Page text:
British Indian artists sing for more to be a ‘Hero’ in new organ donation appeal

British Indian artists sing for more to be a ‘Hero’ in new organ donation appeal

British Indian music artists have recorded a new version of the song ‘Hero’ as part of an urgent call for members of the British South Asian community to pledge their support for organ donation and potentially save lives.

The new music track is part of the initiative ‘Life beyond Death – Pass it on’, which was commissioned by three community organisations: Veerayatan UK, Shrimad Rajchandra Mission Dharampur UK and Shishukunj London.

The cover of Mariah Carey's iconic track performed by 16 talented British artists of South Asian origin, including Ambika Jois, Shivali Bhammer, Navin Kundra and Sonna Rele, has already received rave reviews. The song has been released with the hope of spreading awareness about the NHS' organ donation campaign in the UK.

Raj Mistry, Co-Founder of Ragatip Music, says: “I actually had very little understanding about the lack of South Asian organ donors until I got involved with the campaign, it’s clearly something most of us would like to do, but we simply do not think about it, which leads to inaction.

“It’s such a simple thing to register and the fact that you can potentially save someone’s a life makes it a no-brainer in my opinion.”

In June 2019, 1,023 people from the South Asian community were waiting for an organ transplant in the UK, making up 17 per cent of transplant waiting list. While between June 2019 and May 2020, 922 people from a South Asian background received a deceased donor transplant, making up 14 per cent of all recipients. Yet during the same period, only 71 organ donors came from a South Asian background, just 3 per cent of all donors.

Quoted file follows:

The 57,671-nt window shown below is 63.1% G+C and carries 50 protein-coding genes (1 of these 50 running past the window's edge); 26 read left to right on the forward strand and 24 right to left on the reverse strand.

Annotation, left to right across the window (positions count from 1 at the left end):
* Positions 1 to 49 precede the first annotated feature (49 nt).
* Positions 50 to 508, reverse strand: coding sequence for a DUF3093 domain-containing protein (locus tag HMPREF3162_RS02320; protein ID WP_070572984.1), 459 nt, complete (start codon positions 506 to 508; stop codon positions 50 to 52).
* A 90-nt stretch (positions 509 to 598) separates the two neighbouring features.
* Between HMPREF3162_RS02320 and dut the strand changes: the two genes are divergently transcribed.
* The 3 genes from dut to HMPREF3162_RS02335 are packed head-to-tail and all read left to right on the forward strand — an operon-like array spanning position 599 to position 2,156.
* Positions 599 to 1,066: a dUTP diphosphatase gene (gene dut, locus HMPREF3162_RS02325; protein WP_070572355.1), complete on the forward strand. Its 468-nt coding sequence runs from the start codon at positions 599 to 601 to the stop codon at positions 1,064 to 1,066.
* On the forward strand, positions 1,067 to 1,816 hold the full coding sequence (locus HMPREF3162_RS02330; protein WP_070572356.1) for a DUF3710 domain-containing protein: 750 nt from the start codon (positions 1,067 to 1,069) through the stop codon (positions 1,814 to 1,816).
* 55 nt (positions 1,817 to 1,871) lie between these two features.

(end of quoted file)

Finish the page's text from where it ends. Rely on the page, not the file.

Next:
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Jagdeep Shah of Shishukunj says: “Without people saying yes, sadly hundreds of people still die each year whilst waiting for that life-saving call. If a member of your family needed a transplant, would you take one?

“If the answer is yes, please consider how by pledging your support for organ donation by talking to your families, you could save the life of someone else’s mother, brother, sister, father, husband, wife, son or daughter.”

The project was made possible thanks to funding from NHS Blood and Transplant’s (NHSBT) Community Investment Scheme, which provides grants to organisations to raise awareness of blood and organ donation amongst black and minority ethnic communities.

The three community organisations are making an urgent call to the British South Asian community to open a dialogue about organ donation with their families and be proactive as despite the recent change in the law which has taken effect families will always be involved before organ donation goes ahead.

Ashwin Mehta, Head of Shrimad Rajchandra Love and Care UK, said: “The importance of organ donation is obvious – it can help save lives! By being a donor, I may be able to save the life of someone you love and vice versa. There is a desperate shortage of donors amongst the Asian community, so please start a conversation and express your wishes to your family, so you may also help to save the life of a loved one.”

So far the video has been viewed tens of thousands of times across social media channels. The video has also received the support of a number of other Asian singers as well as leading charities and organ donation supporters.

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Altaf Kazi, Head of Partnerships, at NHS Blood and Transplant, says: “This song is a brilliant opportunity for us to raise awareness and get people talking about the importance of discussing organ donation with your family.

“It is fantastic to see so many artists coming forward to show their support for organ donation and encourage others to do the same. Please take a moment to register your organ donation decision and share your decision with your family. It only takes two minutes but you could save up to nine lives.”

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